Former top US copyright bureaucrat thinks all communications/entertainment technology should be illegal until Congress approves it
By Cory Doctorow at 4:26 pm Thursday, Sep 27
Oman’s brief argues that the intention of the US Congress in passing the 1976 Copyright Act was to establish a regime where anyone who’s got an idea for using technology to change the way we interact with copyrighted works was to force that person to get permission from Congress before they made it into a product.
In other words, Oman believes that in America, the law says that all innovation that touches on copyright is presumptively illegal, and each idea must be individually vetted by Congress before being brought to market: “Commercial exploiters of new technologies should be required to convince Congress to sanction a new delivery system and/or exempt it from copyright liability. That is what Congress intended.”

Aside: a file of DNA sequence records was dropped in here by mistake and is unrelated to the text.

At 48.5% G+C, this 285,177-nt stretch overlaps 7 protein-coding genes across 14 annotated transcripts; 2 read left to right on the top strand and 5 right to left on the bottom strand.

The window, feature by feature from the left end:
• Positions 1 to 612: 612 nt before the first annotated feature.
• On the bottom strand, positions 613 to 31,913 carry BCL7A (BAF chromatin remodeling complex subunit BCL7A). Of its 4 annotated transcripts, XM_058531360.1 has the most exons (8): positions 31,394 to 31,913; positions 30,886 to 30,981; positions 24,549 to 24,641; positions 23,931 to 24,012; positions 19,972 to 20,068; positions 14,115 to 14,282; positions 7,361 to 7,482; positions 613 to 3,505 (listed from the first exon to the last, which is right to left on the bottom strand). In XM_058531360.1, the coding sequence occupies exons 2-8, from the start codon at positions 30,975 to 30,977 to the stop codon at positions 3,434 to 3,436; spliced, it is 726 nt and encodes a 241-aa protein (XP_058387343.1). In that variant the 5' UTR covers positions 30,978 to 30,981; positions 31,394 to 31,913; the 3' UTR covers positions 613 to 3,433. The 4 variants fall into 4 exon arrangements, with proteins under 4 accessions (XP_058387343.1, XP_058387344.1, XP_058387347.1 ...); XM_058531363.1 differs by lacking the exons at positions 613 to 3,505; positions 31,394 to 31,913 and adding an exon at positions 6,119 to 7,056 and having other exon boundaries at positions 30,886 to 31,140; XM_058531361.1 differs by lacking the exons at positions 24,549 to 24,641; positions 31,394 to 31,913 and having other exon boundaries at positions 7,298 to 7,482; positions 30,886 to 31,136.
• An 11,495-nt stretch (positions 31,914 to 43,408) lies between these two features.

The patent system itself has the effect of making all innovative technology ‘presumptively illegal’, so IF the Constitution intended Congress to grant the privilege of patent, it would also have no qualms about a super-patent law that, like copyright, automatically registered a patent over any new technology (100 years long say), and charged for licenses, those who wanted to utilise this new technology (the inventor gets no concessions – has to pay for a license too).
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